BAZ−0.470.030.140.03−0.100.03−0.540.03−0.230.02
Hb (g/L)12201310125112711260
Ferritin (μg/L)46.81.048.51.559.41.949.12.351.00.9
Retinol (μmol/L)1.470.021.060.011.230.021.050.031.180.01
25-hydroxyvitamin D (nmol/L)53.10.952.71.059.51.155.91.755.70.7
BMI: body mass index; HAZ: height for age Z-score; WAZ: weight for age Z-score; BAZ: body mass index for age Z-score, Hb: Haemoglobin. Recommended values for Hb are >110 g/L for subjects <5 years, >115 g/L for subjects aged 5–11.9 years and >120 g/L for subjects aged ≥12 years. Recommended iron values are >12 µg/L for children aged <5 years and >15 µg/L for children aged ≥5 years. Recommended values for retinol is >70 µmol/L and for vitamin D >50 nmol/L.
Table 2. Percentage of children consuming different dairy products and percentage of dairy users per country and for the four countries combined.
Table 2. Percentage of children consuming different dairy products and percentage of dairy users per country and for the four countries combined.
IndonesiaMalaysiaThailandVietnamAll Four Countries
UHT/flavoured milk (>100 g)53843432
Milk powder (>15 g)1941141122
Condensed milk (>10 g)27150412
Dairy user *5269984768
* Dairy user is defined as a minimum average consumption of either 15 g powder milk, 100 g UHT/flavoured milk, 50 g yoghurt, 10 g condensed milk or ice cream, or 5 g cheese on a daily basis. In case the consumption of each individual dairy product was below these criteria but the sum of all dairy products exceeded 100 g, the child was classified as ‘dairy user’ as well.
Table 3. Total dietary intake as percent of local RDA for the three different dairy user groups.
Table 3. Total dietary intake as percent of local RDA for the three different dairy user groups.
Dairy Per Day<1 Dairy Consumption1 Dairy Consumption≥2 Dairy Consumptions
MeanSEMeanSEMeanSE
Energy74 a190 b197 c1
Protein119 a1158 b1179 c1
Calcium55 a196 b183 c1
Iron76 a1117 b2101 b2
Zinc75 a1112 b1148 c2
Vitamin B171 a1114 b1141 c2
Vitamin B269 a1147 b2184 c2
Vitamin B363 a192 b1103 c1
Vitamin C73 a2132 b399 c2
Vitamin A63 a196 b188 c2
Vitamin D41 a186 b2101 c2
a,b,c: Different letters in superscripts indicate significant difference with other cells in the same row.
Table 4. Anthropometric variables in the different dairy consumption groups and prevalence of malnutrition after corrections for confounders †.
Table 4. Anthropometric variables in the different dairy consumption groups and prevalence of malnutrition after corrections for confounders †.
<1 Dairy Consumption/Day1 Dairy Consumption/Day≥2 Dairy Consumptions/Day
MeanSEMeanSEMeanSE
Age (years)7.8 a0.16.3 b0.17.1 c0.1
Height (cm)114.6 a0.1115.9 b0.1117.1 c0.1
Weight (kg)22.2 a0.222.8 b0.123.2 b0.2
BMI (kg/m2)16.0 a0.116.0 a0.116.1 a0.1
HAZ−1.09 a0.02−0.84 b0.02−0.63 c0.02
WAZ−0.90 a0.03−0.73 b0.03−0.50 c0.03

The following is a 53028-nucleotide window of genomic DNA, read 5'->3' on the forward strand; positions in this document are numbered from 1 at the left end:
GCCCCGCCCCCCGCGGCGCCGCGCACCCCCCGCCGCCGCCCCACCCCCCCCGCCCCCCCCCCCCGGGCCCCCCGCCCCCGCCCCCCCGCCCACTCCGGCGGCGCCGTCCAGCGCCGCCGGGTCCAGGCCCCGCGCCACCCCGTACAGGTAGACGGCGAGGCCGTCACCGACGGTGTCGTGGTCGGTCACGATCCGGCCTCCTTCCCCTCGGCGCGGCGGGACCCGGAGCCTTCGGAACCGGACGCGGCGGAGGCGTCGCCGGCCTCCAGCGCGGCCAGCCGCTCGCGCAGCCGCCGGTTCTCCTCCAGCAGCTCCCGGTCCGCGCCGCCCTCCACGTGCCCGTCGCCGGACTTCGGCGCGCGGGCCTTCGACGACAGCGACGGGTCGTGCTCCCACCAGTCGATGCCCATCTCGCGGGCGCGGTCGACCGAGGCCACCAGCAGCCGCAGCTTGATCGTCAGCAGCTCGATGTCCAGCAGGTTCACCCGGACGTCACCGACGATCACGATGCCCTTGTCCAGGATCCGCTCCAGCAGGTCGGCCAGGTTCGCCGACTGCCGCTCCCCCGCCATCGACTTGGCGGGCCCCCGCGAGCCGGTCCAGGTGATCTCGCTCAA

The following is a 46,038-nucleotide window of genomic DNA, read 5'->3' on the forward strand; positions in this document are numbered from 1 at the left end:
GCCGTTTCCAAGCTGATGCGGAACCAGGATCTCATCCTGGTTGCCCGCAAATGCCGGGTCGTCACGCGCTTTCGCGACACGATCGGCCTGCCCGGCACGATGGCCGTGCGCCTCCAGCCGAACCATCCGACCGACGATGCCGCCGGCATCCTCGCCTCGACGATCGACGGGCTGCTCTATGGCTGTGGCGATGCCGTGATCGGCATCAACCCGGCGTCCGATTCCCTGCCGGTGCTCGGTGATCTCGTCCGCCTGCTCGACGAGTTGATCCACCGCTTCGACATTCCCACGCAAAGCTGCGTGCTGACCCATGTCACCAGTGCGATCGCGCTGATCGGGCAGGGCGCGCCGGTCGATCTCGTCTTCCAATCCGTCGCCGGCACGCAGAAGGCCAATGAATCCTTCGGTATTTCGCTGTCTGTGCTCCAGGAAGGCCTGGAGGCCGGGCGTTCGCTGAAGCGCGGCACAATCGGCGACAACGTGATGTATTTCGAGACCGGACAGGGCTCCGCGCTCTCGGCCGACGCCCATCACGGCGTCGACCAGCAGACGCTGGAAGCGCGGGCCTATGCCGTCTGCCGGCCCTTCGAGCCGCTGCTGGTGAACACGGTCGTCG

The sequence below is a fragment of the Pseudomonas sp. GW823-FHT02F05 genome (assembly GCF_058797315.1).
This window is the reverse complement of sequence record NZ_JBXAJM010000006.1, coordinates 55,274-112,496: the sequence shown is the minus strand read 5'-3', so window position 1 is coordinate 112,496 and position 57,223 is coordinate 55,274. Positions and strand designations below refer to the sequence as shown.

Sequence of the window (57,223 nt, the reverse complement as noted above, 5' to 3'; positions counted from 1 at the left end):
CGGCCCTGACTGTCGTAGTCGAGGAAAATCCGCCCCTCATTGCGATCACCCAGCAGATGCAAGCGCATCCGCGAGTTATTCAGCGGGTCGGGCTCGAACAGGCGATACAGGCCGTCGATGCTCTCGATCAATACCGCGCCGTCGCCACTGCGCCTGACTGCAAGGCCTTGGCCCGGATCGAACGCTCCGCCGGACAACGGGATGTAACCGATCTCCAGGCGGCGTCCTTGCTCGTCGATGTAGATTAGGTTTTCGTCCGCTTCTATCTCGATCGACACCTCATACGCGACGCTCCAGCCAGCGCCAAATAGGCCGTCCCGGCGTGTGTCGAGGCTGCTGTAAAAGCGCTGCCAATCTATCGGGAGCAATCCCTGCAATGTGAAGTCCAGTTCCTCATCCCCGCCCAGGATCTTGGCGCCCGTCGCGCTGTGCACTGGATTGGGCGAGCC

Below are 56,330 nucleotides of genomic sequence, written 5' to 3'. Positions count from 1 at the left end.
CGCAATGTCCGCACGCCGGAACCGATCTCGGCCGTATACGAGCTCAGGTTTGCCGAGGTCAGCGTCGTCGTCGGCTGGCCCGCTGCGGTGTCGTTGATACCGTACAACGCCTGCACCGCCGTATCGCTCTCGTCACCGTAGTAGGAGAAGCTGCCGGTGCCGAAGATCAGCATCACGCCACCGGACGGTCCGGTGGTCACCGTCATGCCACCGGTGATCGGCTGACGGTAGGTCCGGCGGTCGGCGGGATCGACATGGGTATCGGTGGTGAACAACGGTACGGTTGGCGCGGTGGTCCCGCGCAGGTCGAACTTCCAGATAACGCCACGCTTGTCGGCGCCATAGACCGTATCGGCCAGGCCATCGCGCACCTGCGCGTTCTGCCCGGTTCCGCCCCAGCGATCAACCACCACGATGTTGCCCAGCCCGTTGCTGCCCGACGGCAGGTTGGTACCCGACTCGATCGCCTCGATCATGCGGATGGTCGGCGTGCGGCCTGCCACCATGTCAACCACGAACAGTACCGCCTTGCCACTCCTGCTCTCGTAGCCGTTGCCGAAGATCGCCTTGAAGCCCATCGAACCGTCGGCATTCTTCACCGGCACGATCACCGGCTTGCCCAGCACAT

BAZ−0.26 a0.03−0.25 a0.03−0.17 a0.03
Stunted (%)21.4 a15.2 b10.0 c
Underweight (%)18.0 a15.0 ab12.0 b
Thinness (%)6.9 a8.3 a7.9 a
Overweight (%)6.7 a6.7 a7.9 a
Obese (%)7.3 a6.9 a7.3 a
† Except for age, all values are corrected for differences in age, sex, residence, education level of the mother, income quintile and country. Stunted is defined as HAZ <−2 SD; underweight as WAZ <−2 SD, and thinness as BAZ <−2 SD. Overweight and obesity are defined as BAZ > +2 SD and +3 SD, respectively, for children aged <5 years and >+1 SD and +2 SD, respectively, for children aged ≥5 years. a,b,c: Different letters in superscripts indicate significant difference with other cells in the same row.
Table 5. Odds ratio (OR) with 95% confidence interval (CI) for being stunted, underweight, thin, overweight or obese in relation to dairy consumption category.
Table 5. Odds ratio (OR) with 95% confidence interval (CI) for being stunted, underweight, thin, overweight or obese in relation to dairy consumption category.
StuntedUnderweightThinness †Overweight †Obese †
OR95% CIOR95% CIOR95% CIOR95% CIOR95% CI
<1 dairy consumption/day1-1-1-1-1-
1 dairy consumption/day0.7 *0.6, 0.90.90.7, 1.11.31.0, 1.61.00.8, 1.20.90.7, 1.2
≥2 dairy consumptions/day0.5 *0.4, 0.60.7 *0.6, 0.91.20.9, 1.61.21.0, 1.61.10.8, 1.4
Data are corrected for confounding effect of age, sex, urban/rural, education of mother, income quintile, energy intake and country. Stunted is defined as HAZ <−2 SD; underweight as WAZ <−2 SD, and thinness as BAZ <−2 SD. Overweight and obesity are defined as BAZ > +2SD and +3 SD, respectively, for children aged <5 years and >+1 SD and +2 SD, respectively, for children aged ≥5 years. † Reference category is ‘normal weight’. * p < 0.05.
Table 6. Mean blood values and prevalence of anaemia, iron deficiency, vitamin A deficiency, and vitamin D insufficiency in the different dairy consumption groups and odds ratios for having a micronutrient deficiency.
Table 6. Mean blood values and prevalence of anaemia, iron deficiency, vitamin A deficiency, and vitamin D insufficiency in the different dairy consumption groups and odds ratios for having a micronutrient deficiency.
n<1 Dairy Consumption/Day1 Dairy Consumption/Day≥2 Dairy Consumptions/Day
MeanSEMeanSEMeanSE
Hb (g/L)4149126 a0126 a0127 a0
Ferritin (μg/L)304148.5 a1.650.2 ab1.555.1 b1.4
Ferritin (μg/L) †286145.7 a1.446.4 a1.449.6 a1.5
Retinol (μmol/L)30241.15 a0.021.19 a0.021.22 a0.02
25 Hydroxyvitamin D (nmol/L)198751.6 a1.358.7 b1.257.0 b0.9
Anaemia 13.1 a11.6 a10.9 a
Iron deficiency † 6.6 a4.9 a4.1 a
Vitamin A deficiency 7.5 a3.9 b2.9 b
Vitamin D insufficiency 53.8 a39.4 b40.6 b
ODDS95% CIODDS95% CIODDS95% CI
Anaemia 1-0.80.6, 1.20.80.5, 1.1
Iron deficiency † 1-0.70.4, 1.30.60.3, 1.2
Vitamin A deficiency 1-0.5 *0.3, 0.90.4 *0.2, 0.7
Vitamin D deficiency 1-0.5 *0.4, 0.70.6 *0.4, 0.8
Hb: haemoglobin. Anaemia is defined as Hb concentrations <110 g/L for subjects <5 years, <115 g/L for subjects aged 5–11.9 years, and <120 g/L for subjects aged ≥12 years. Iron deficiency is defined as serum ferritin concentrations <12 µg/L for children <5 years and <15 µg/L for children ≥5 years. Serum retinol concentration <0.70 µmol/L is an indicator for vitamin A deficiency, whereas 25(OH)D concentration <50 nmol/L was used as an indicator for vitamin D insufficiency. † After correction for inflammation. a,b Different letters in superscript indicate significant difference with other cells in the same row. * p < 0.05. Data are corrected for the confounding effects of age, sex, and residence.